SAN JOSE, CA -- That is the title of today’s editorial by The Washington Post against regulating the Internet, i.e. against net neutrality. The pro-net neutrality crowd is saying that when you have MoveOn.org and the Christian Coalition on one side of debate that you have to listen. I would submit that when you have The Wall Street Journal and The Washington Post editorializing on the same side of the issue that you really have to listen.The editorial states, in part: “The weakest aspect of the neutrality case is that the dangers it alleges are speculative. It seems unlikely that broadband providers will degrade Web services that people want and far more likely that they will use non-neutrality to charge for upgrading services that depend on fast and reliable delivery, such as streaming high-definition video or relaying data from heart monitors. If this proves wrong, the government should step in. But it should not burden the Internet with preemptive regulation.”Read the editorial here. (Free registration is required at WashingtonPost.com.)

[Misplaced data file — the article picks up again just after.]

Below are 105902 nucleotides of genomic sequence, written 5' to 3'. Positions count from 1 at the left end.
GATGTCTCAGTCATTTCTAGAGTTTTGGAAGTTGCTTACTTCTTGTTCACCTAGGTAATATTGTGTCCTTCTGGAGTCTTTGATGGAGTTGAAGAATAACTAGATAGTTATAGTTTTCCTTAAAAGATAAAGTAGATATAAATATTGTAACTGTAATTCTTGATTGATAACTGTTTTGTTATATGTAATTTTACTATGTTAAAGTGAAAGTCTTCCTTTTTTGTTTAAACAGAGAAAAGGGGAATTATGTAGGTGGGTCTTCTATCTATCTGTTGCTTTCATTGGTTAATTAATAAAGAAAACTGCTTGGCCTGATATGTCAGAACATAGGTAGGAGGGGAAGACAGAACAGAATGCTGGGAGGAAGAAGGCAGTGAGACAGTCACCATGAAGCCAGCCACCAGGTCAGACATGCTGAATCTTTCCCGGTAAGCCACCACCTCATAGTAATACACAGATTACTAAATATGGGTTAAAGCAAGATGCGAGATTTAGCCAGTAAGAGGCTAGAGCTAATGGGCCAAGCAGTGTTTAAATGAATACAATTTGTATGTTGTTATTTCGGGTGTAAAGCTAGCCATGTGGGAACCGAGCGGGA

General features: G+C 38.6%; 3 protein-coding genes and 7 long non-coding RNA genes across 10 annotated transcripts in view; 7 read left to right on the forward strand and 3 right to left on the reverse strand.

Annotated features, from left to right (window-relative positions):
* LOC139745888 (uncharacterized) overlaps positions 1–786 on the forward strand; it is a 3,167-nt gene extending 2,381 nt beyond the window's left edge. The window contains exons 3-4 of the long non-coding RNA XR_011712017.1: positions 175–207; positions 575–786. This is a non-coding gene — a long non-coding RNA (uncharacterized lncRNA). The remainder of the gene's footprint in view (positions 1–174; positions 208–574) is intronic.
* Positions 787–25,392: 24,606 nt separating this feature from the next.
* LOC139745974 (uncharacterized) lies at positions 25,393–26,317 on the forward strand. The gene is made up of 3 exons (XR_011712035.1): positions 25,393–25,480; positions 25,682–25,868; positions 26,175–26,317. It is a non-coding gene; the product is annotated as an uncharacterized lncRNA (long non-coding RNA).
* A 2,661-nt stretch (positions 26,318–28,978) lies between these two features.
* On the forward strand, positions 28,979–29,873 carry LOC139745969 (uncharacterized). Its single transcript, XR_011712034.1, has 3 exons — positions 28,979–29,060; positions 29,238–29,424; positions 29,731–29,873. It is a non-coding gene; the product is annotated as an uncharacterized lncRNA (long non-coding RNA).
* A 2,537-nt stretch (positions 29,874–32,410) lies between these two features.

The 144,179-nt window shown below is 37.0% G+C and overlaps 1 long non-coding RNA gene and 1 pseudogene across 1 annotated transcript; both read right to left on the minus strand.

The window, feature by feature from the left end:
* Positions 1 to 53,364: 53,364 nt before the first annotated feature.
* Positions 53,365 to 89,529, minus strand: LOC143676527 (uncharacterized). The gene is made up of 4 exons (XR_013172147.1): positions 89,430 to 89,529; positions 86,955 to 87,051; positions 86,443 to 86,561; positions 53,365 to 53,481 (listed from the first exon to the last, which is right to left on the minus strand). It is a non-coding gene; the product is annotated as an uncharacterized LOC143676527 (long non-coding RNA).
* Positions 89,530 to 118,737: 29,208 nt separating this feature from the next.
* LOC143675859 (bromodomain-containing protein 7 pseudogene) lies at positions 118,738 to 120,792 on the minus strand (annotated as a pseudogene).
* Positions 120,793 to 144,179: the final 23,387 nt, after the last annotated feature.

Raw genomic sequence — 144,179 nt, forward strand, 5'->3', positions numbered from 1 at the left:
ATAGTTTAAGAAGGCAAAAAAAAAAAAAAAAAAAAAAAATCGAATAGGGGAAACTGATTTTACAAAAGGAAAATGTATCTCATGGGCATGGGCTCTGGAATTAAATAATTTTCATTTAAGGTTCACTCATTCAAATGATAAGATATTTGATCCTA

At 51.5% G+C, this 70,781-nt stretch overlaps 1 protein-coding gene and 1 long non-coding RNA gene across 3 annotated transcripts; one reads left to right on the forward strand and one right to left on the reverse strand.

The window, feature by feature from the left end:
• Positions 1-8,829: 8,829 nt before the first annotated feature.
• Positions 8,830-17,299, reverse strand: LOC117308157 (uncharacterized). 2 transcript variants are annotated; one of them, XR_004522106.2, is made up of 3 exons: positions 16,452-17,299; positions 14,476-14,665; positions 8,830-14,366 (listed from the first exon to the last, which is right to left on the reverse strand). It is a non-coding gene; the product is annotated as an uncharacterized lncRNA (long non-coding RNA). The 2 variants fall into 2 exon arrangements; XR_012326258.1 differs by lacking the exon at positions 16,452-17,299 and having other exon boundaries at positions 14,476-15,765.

SAN JOSE, CA -- I was thinking some more about net neutrality and came up with a very apt analogy:The question is why stop at Net Neutrality? We should move on next to Highway Neutrality!!!Who could argue against that highways should be free, or that anyone who uses highways should be able to go to any destination they want to on the highway? Of course we should have highway neutrality! First of all, we can get rid of those high occupancy lanes -- how dare carpoolers get special treatment leaving the rest of us in bumper to bumper traffic. And, when we regulate that highways should be absolutely neutral, then they have to be open to any type of vehicle, from cars and trucks, to tricycles to 747′s. Of course the entire highway should be open to all traffic, so the public works departments will be prevented from painting lanes on the highway because that allows different traffic classes -- which can’t be allowed. A Neutral Highway also could not have speed limits because that would unfairly limit what users could do on the highway. Also, the highway department could not designate a breakdown lane, because it would take away from users rights and would unfairly allow the highway department a special lane! Highway Neutrality is definitely next.Charles H. Giancarlo is Cisco Systems’ Senior Vice President, Chief Development Officer and President of Linksys, a wholly-owned subsidiary of Cisco. You can access his bio here.